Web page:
Rutgers Gardens was presented with a Horticultural Landmark Award by the American Society for Horticultural Science (ASHS) on April 4 at the Log Cabin on the grounds of the Gardens. The ASHS president John Dole and ASHS Executive Director Michael Neff presented a brass commemorative plaque to dean Bob Goodman, chairman of the Rutgers Gardens Advisory Board, Bob Lyons, dean of Agriculture and Urban Programs Laura Lawson, and Rutgers Gardens director Bruce Crawford.
Through this designation, Rutgers Gardens joins an elite group of horticultural sites like the New York Botanical Garden, the United States Botanic Garden in Washington, D.C., and Monticello, President Thomas Jefferson’s home in Virginia, which received the society’s first Horticultural Landmark designation.
Bob Lyons, chair of the Rutgers Gardens Advisory Board since 2014, expressed his delight that the Rutgers Gardens met the criteria for this honor. “To be among the select company of nationally recognized botanical gardens named horticultural landmarks by the ASHS is very gratifying to us at the Rutgers Gardens, which celebrated its centennial anniversary last year.”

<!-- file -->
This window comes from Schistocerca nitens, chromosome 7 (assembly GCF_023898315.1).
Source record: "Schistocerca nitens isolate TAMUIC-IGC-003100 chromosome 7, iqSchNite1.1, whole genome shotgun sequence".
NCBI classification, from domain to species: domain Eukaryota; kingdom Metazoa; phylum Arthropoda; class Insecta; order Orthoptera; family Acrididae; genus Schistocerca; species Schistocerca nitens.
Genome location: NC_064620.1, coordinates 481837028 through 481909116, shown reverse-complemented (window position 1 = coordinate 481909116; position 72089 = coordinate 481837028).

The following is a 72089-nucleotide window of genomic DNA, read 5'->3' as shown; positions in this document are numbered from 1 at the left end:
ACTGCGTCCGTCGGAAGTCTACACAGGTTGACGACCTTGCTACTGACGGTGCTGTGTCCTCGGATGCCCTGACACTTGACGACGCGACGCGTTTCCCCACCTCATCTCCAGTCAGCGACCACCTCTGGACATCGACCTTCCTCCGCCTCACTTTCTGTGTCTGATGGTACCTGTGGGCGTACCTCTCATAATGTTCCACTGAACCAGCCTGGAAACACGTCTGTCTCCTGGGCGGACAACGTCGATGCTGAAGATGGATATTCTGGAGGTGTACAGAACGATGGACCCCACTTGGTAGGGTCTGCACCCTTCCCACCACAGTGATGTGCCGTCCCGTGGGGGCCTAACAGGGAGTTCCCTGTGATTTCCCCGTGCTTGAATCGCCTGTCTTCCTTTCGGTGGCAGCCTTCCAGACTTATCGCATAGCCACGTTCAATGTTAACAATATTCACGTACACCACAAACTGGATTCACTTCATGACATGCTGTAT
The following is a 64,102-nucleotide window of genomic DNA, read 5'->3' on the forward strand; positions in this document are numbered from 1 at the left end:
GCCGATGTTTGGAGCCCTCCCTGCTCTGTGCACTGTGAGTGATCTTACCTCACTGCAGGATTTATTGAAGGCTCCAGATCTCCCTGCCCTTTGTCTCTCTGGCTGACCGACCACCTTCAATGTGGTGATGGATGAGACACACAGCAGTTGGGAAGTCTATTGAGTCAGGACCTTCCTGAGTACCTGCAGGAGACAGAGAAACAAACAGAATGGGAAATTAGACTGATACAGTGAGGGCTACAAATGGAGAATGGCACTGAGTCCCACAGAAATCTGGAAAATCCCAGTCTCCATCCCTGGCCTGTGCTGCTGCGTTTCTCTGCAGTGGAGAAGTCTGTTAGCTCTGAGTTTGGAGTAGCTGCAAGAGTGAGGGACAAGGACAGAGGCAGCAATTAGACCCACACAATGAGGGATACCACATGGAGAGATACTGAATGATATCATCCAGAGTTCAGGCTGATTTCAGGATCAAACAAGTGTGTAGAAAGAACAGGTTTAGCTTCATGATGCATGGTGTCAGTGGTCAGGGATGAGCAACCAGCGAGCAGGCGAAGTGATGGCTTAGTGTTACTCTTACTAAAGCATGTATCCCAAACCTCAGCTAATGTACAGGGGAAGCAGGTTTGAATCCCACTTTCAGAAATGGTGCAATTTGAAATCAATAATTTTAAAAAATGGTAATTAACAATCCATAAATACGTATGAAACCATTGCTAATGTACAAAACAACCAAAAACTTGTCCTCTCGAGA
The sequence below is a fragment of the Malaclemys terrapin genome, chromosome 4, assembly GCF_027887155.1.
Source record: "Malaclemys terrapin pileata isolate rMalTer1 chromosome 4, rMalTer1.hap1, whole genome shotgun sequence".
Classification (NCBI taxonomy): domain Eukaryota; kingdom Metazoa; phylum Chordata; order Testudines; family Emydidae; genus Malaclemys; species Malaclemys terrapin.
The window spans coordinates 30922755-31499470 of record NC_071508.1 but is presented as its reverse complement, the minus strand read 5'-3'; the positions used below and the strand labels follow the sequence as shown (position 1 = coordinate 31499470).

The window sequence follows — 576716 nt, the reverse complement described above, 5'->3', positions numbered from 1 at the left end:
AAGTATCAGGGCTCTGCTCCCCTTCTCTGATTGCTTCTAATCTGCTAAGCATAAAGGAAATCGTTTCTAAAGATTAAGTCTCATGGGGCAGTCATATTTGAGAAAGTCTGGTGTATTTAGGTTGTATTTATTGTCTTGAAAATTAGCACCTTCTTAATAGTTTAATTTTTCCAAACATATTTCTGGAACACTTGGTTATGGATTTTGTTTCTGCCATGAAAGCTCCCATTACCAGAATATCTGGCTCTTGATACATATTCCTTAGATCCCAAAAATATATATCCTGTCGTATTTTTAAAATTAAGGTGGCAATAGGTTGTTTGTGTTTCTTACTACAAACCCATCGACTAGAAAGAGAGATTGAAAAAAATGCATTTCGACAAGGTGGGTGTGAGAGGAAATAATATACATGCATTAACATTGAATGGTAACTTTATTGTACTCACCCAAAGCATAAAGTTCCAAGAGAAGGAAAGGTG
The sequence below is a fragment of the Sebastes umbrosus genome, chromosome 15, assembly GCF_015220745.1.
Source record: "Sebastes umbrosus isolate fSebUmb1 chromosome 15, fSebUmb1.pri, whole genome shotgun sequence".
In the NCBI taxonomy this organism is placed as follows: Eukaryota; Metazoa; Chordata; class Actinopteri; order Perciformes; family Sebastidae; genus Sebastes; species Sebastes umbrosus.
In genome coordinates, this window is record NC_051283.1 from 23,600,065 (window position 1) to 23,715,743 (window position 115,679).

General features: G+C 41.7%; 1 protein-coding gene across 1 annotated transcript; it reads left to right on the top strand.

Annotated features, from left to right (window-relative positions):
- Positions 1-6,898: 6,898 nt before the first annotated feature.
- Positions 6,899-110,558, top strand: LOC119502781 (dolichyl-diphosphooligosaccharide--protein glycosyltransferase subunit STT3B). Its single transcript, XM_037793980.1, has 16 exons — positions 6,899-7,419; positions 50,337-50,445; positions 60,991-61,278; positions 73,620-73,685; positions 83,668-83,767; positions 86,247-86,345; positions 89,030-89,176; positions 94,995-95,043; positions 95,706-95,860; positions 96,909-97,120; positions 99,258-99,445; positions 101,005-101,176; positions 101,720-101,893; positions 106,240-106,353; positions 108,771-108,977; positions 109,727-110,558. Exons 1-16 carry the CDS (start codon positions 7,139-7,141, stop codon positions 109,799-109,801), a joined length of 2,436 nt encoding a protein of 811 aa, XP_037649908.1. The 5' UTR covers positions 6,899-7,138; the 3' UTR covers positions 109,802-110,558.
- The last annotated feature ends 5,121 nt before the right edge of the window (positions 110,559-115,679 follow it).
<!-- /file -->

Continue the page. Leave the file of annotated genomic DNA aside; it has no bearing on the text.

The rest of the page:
“It certainly raises the profile of Rutgers Gardens as a leading public garden in New Jersey and the region,” he added.
The ASHS Horticultural Landmark program was initiated in 1996 by then-ASHS President Donald Maynard to commemorate sites of horticultural accomplishments, selected for historical, scientific, environmental and aesthetic value. Its Horticultural Landmarks are “sites of public appreciation and interest, as well as a source of professional pride for horticulturists worldwide.”
A largely self-sustaining operation, Rutgers Gardens is one of the few botanical gardens in the U.S. that does not charge an entrance fee. It hosts a wide range of public activities to help provide support for the care of over 180 acres of both maintained and natural areas.